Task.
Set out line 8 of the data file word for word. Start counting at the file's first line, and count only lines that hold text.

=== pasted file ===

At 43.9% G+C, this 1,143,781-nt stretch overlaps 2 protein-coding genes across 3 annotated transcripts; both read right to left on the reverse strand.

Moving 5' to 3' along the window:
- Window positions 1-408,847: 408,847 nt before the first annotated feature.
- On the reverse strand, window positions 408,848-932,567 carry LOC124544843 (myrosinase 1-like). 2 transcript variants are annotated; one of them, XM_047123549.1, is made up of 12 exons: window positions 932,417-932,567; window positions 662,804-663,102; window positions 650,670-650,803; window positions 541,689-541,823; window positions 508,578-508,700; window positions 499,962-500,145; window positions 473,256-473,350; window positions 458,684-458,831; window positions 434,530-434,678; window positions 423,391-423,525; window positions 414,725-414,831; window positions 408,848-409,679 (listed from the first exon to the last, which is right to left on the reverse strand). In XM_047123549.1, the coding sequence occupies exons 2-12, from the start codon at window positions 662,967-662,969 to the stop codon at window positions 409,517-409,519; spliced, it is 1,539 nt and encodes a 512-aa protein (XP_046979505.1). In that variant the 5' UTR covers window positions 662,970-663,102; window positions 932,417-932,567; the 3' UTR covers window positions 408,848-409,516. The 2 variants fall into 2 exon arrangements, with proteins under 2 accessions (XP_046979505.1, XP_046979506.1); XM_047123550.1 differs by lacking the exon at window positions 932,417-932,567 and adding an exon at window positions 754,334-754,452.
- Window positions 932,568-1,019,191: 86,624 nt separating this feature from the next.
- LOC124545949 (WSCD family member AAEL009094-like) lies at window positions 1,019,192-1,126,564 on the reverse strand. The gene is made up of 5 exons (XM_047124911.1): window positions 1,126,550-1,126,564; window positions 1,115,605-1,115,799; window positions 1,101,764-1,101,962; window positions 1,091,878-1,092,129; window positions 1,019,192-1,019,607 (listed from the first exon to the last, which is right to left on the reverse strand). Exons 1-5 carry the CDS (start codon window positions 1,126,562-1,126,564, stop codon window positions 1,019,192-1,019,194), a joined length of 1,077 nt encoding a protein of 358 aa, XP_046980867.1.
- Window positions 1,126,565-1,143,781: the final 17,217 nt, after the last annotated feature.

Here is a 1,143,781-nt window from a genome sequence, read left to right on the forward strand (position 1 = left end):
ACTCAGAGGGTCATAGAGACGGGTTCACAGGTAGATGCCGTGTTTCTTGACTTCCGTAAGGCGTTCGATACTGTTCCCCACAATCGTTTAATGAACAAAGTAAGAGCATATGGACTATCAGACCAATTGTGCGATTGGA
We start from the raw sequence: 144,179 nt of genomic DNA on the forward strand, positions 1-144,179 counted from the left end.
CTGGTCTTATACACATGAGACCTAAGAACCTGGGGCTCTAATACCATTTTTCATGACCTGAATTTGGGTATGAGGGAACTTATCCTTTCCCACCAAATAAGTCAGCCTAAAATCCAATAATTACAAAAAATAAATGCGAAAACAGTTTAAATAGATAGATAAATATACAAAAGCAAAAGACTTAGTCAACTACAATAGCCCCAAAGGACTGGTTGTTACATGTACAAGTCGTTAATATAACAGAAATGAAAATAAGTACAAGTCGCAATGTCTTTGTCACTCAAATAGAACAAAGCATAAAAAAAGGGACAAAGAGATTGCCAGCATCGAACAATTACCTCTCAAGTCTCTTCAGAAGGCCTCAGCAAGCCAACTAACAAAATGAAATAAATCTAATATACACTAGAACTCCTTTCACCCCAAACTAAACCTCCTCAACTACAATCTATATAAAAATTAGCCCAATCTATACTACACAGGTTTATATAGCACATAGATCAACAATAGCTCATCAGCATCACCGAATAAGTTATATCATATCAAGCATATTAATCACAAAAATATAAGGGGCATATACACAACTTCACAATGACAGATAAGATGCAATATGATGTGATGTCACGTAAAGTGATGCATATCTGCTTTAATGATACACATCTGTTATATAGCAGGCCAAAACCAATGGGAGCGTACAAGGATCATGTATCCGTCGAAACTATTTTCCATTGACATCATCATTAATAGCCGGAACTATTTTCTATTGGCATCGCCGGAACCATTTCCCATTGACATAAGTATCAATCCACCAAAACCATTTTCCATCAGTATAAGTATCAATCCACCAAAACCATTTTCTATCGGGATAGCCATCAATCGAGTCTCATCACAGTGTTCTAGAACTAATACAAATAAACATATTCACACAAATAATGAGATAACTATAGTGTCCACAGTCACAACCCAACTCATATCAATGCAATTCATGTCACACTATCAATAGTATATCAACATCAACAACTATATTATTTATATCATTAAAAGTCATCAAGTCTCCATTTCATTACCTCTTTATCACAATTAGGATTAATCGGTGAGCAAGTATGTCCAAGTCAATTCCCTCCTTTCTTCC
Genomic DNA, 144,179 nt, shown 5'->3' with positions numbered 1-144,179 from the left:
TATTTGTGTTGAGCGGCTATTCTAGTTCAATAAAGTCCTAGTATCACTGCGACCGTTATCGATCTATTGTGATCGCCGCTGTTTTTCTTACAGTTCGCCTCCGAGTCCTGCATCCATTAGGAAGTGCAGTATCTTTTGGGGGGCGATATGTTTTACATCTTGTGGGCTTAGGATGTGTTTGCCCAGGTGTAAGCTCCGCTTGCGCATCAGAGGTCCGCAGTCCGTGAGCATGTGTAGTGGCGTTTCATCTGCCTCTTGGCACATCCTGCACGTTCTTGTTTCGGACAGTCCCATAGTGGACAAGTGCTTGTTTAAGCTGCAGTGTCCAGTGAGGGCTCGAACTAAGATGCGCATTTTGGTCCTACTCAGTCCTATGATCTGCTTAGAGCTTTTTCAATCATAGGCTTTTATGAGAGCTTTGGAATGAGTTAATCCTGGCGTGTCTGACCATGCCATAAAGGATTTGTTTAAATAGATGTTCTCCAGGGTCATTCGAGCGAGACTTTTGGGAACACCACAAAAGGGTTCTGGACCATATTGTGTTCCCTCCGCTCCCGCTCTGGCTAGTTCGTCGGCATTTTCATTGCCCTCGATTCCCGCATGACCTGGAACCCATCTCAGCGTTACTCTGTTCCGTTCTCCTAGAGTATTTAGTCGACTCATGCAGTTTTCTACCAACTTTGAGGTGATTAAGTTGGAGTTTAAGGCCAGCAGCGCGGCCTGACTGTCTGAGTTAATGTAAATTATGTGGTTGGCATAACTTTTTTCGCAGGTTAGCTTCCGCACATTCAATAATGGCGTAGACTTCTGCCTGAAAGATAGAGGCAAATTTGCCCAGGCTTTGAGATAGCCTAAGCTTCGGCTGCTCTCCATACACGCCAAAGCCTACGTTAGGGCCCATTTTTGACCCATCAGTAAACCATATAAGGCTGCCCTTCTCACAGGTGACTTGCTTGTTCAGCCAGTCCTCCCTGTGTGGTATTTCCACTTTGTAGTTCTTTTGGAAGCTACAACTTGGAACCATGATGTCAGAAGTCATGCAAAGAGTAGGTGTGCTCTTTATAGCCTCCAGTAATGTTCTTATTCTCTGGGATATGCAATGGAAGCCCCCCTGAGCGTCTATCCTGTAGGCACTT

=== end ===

Here is a 1,143,781-nt window from a genome sequence, read left to right on the forward strand (position 1 = left end):